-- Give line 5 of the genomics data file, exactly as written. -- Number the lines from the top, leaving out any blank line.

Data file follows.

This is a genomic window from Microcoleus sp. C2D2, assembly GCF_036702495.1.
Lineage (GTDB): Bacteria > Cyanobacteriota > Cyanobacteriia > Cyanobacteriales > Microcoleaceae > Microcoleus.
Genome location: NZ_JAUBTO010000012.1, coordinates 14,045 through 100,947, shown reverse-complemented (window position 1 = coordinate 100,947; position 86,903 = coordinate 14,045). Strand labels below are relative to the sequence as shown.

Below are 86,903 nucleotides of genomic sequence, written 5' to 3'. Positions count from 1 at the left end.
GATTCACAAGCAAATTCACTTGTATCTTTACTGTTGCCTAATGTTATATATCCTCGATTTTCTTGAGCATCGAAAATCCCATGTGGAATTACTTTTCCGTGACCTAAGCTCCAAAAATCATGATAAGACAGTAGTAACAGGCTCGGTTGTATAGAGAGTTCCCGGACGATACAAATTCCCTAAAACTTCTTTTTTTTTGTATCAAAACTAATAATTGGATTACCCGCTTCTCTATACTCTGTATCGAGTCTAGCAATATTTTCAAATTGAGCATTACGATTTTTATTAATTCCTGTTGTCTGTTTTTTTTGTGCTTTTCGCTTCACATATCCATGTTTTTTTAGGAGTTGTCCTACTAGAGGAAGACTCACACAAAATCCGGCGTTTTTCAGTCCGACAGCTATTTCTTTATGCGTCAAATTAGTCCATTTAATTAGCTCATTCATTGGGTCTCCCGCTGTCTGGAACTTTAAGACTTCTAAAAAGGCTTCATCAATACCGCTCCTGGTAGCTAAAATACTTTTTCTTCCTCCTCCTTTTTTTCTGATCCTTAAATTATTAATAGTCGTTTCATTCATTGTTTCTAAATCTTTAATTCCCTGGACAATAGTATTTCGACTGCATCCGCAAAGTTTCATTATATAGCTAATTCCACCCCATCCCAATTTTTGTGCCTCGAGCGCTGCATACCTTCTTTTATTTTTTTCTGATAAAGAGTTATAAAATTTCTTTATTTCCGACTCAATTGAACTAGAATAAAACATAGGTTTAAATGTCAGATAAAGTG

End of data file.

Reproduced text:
GATTCACAAGCAAATTCACTTGTATCTTTACTGTTGCCTAATGTTATATATCCTCGATTTTCTTGAGCATCGAAAATCCCATGTGGAATTACTTTTCCGTGACCTAAGCTCCAAAAATCATGATAAGACAGTAGTAACAGGCTCGGTTGTATAGAGAGTTCCCGGACGATACAAATTCCCTAAAACTTCTTTTTTTTTGTATCAAAACTAATAATTGGATTACCCGCTTCTCTATACTCTGTATCGAGTCTAGCAATATTTTCAAATTGAGCATTACGATTTTTATTAATTCCTGTTGTCTGTTTTTTTTGTGCTTTTCGCTTCACATATCCATGTTTTTTTAGGAGTTGTCCTACTAGAGGAAGACTCACACAAAATCCGGCGTTTTTCAGTCCGACAGCTATTTCTTTATGCGTCAAATTAGTCCATTTAATTAGCTCATTCATTGGGTCTCCCGCTGTCTGGAACTTTAAGACTTCTAAAAAGGCTTCATCAATACCGCTCCTGGTAGCTAAAATACTTTTTCTTCCTCCTCCTTTTTTTCTGATCCTTAAATTATTAATAGTCGTTTCATTCATTGTTTCTAAATCTTTAATTCCCTGGACAATAGTATTTCGACTGCATCCGCAAAGTTTCATTATATAGCTAATTCCACCCCATCCCAATTTTTGTGCCTCGAGCGCTGCATACCTTCTTTTATTTTTTTCTGATAAAGAGTTATAAAATTTCTTTATTTCCGACTCAATTGAACTAGAATAAAACATAGGTTTAAATGTCAGATAAAGTG